Dogs – Separation Anxiety and Obsessive Behaviour – Part 2

Today’s post is a continuation of yesterday’s, regarding behaviour modification techniques to treat Rufus, a theoretical case, who suffers from Separation Anxiety. Yesterday I wrote about how Bach Rescue Remedy could help Rufus by making it possible for him to get into the right frame of mind for behaviour modification techniques to be implemented.

Treating Rufus’ Separation Anxiety will require several sessions, desensitising him to the trauma of being left, as well as counter-conditioning him to regard his carer leaving as a normal everyday event, and nothing to worry about.

Rufus may well have learnt the signals that his carer is about to leave the house – the jangling of keys, putting on of shoes and coats, carrying a handbag, putting on a hat or scarf, opening the door etc. He knows the exit door is where his carer is last seen and where she reappears, that is why he chooses to stay close to it, so he can be the first to greet her when she reappears. It’s all rather like a game to Rufus, not a good game, but one filled with dread and despair. For example, when his carer picks up the house keys or car keys, Rufus associates this with her leaving, so he will go to the exit and may even try to stop her from going out, by blocking the door with his body or attempting to rush out past her legs. Or, if he sees her dressed up and putting on her shoes, he knows she’s about to go out.

In order to desensitise Rufus to his habit of staying by the exit door and his ability ot anticipate his carer leaving, I would suggest to his carer to, over a period of time, try a combination of these methods:

. staggering the times she leaves the house
. changing at random the exits she leaves the house by
. leaving and coming back at random times, so as to be unpredictable
. getting dressed and pretending to leave the house, but only going out for a couple of minutes and then returning. Or, even not getting dressed up and just leaving the house.
. gradually lengthening the time she’s away from the house, interspersing short periods with longer periods, so that there’s no pattern that Rufus can learn
. not to make a big fuss of Rufus when she leaves and returns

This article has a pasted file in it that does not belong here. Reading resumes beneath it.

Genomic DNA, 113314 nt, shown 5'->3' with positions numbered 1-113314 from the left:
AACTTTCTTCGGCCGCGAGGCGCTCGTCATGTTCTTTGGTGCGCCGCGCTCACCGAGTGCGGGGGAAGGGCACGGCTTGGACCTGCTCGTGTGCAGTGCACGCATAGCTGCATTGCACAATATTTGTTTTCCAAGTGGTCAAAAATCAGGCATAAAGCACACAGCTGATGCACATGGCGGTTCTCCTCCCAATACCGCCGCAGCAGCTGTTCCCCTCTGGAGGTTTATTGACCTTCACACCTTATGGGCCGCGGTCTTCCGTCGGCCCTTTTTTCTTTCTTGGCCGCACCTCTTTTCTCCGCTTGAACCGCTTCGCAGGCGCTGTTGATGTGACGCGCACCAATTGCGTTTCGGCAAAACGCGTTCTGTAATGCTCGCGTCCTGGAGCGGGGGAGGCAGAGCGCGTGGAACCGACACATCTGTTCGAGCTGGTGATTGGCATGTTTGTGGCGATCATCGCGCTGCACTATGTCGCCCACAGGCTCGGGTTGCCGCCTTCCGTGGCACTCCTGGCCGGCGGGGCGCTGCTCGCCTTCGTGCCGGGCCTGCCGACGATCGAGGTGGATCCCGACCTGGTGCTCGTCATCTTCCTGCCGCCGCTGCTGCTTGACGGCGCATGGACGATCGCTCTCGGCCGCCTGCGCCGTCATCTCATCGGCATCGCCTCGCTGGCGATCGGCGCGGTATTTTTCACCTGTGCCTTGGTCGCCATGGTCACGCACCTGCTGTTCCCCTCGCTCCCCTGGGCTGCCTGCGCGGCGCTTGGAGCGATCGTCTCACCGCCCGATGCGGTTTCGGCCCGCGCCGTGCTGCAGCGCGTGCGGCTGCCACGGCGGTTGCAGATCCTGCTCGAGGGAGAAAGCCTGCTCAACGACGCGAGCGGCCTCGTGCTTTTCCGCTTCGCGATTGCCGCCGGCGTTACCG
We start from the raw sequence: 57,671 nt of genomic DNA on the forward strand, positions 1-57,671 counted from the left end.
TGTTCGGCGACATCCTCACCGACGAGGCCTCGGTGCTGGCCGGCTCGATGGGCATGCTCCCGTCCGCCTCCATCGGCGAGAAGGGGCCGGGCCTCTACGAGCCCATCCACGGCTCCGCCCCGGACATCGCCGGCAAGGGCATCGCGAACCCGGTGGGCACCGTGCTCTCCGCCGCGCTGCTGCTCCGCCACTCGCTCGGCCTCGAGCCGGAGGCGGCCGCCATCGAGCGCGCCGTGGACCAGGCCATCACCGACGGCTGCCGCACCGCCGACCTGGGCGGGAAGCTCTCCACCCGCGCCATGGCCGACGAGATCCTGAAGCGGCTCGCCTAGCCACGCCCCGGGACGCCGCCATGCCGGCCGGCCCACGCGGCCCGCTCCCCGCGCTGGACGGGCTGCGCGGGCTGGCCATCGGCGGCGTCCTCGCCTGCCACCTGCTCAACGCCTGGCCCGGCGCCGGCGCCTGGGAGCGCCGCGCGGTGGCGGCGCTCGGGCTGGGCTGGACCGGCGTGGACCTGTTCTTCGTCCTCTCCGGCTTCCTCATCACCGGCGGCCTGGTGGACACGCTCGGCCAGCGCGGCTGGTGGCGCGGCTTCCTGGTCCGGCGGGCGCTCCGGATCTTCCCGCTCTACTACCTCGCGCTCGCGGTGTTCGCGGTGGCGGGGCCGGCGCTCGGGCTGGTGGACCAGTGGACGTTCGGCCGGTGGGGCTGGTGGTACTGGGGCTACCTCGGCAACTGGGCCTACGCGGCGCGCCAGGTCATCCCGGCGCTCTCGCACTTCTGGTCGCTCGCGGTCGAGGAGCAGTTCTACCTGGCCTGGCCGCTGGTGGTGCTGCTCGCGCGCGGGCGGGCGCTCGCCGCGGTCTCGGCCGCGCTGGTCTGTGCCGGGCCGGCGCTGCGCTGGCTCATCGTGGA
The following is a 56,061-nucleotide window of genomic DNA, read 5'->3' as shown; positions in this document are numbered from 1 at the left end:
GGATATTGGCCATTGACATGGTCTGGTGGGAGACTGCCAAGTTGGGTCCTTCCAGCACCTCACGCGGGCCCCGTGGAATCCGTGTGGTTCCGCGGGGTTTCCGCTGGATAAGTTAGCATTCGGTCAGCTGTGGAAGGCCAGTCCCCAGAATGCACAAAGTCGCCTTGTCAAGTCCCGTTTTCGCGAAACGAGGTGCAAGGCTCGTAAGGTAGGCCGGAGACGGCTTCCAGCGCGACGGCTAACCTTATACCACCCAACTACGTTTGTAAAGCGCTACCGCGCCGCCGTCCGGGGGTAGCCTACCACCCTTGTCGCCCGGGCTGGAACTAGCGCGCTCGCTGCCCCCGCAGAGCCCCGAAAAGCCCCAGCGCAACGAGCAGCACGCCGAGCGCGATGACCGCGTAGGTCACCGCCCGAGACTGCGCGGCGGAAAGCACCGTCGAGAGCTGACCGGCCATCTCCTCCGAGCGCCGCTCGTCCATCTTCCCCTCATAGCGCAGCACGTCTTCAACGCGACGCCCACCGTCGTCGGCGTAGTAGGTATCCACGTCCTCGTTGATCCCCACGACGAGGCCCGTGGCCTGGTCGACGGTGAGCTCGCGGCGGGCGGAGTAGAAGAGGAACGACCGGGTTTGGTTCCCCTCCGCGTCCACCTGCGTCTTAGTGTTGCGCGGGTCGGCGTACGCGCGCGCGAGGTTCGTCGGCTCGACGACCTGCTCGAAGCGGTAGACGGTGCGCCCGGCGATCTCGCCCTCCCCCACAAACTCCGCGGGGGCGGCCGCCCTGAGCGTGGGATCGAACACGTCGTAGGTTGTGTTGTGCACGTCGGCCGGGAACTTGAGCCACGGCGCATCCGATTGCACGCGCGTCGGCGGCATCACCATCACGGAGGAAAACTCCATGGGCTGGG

. perhaps getting Rufus used to having other people in the house, coming and going at random, so he gets used to them as well and learns not to miss his primary carer so much when she’s away; this is particularly useful for when she has to go away for a few days and needs someone else to look after Rufus

. going out of the house by one exit, and returning by another, keeping it random so Rufus cannot discern a pattern
. playing hide-n-seek with Rufus, so he gets used to her leaving the room or the house

. leaving treats hidden around the house for Rufus to find when she goes out, making a game of this, perhaps integrating with hide-n-seek
. introducing Rufus to an enrichment toy first while remaining in the house; not using the same treat-filled toy (such as a Kong) all the time, but switching toys at random, so Rufus does not learn to associate one particular toy with the event of his carer leaving (the “Jackpot Effect”)

It would be best to have Rufus in the house with constant company for the first 2 weeks before beginning starting any desensitisation techniques. This time will give his cortisol and adrenaline levels a chance to dissipate, so he isn’t in a hyped up state.

I would also try using an Adaptil collar on Rufus. The Adaptil collar contains natural dog pheromones that work to provide the dog with a sense of well-being and security. The pheromones used are the same as the ones secreted by female dogs from the glands next to their teats, when they lactate and feed their puppies. The pheromones are undetectable to humans, but dogs can scent them and will feel secure and at ease. (​​) In Rufus’ case, the Adaptil collar may work to lessen his separation anxiety.

There is also another product on the market called Pet Remedy (, which is available as a plug-in and as a spray. The company is UK-based, but delivers worldwide. Pet Remedy is Valerian-based.

Hopefully a combination of these complementary therapies and desensitisation/counter-conditioning methods will work on getting Rufus to become accustomed to being alone at home but no longer anxious to the point of being destructive.


One thought on “Dogs – Separation Anxiety and Obsessive Behaviour – Part 2

  1. Great advice Annabelle. Just one other suggestion – “make leaving fun” . By accident I noticed this technique with my previous beloved Emmy dog. So when I fostered and later adopted my Maddy dog from the Refuge and she exhibited very extreme separation anxiety I was very distressed. But after thinking about how my beloved Emmy was always happy so see me leave. I started this with my Maddy dog. Fortunately Mads likes Ems is very food motivated, so my leaving involves leaving a number of favourite food treats (some hidden some not) out and about. It is important (I think) that this doesn’t happen when I am home. So they look forward to my departure.

Leave a Reply

Fill in your details below or click an icon to log in: Logo

You are commenting using your account. Log Out /  Change )

Google+ photo

You are commenting using your Google+ account. Log Out /  Change )

Twitter picture

You are commenting using your Twitter account. Log Out /  Change )

Facebook photo

You are commenting using your Facebook account. Log Out /  Change )


Connecting to %s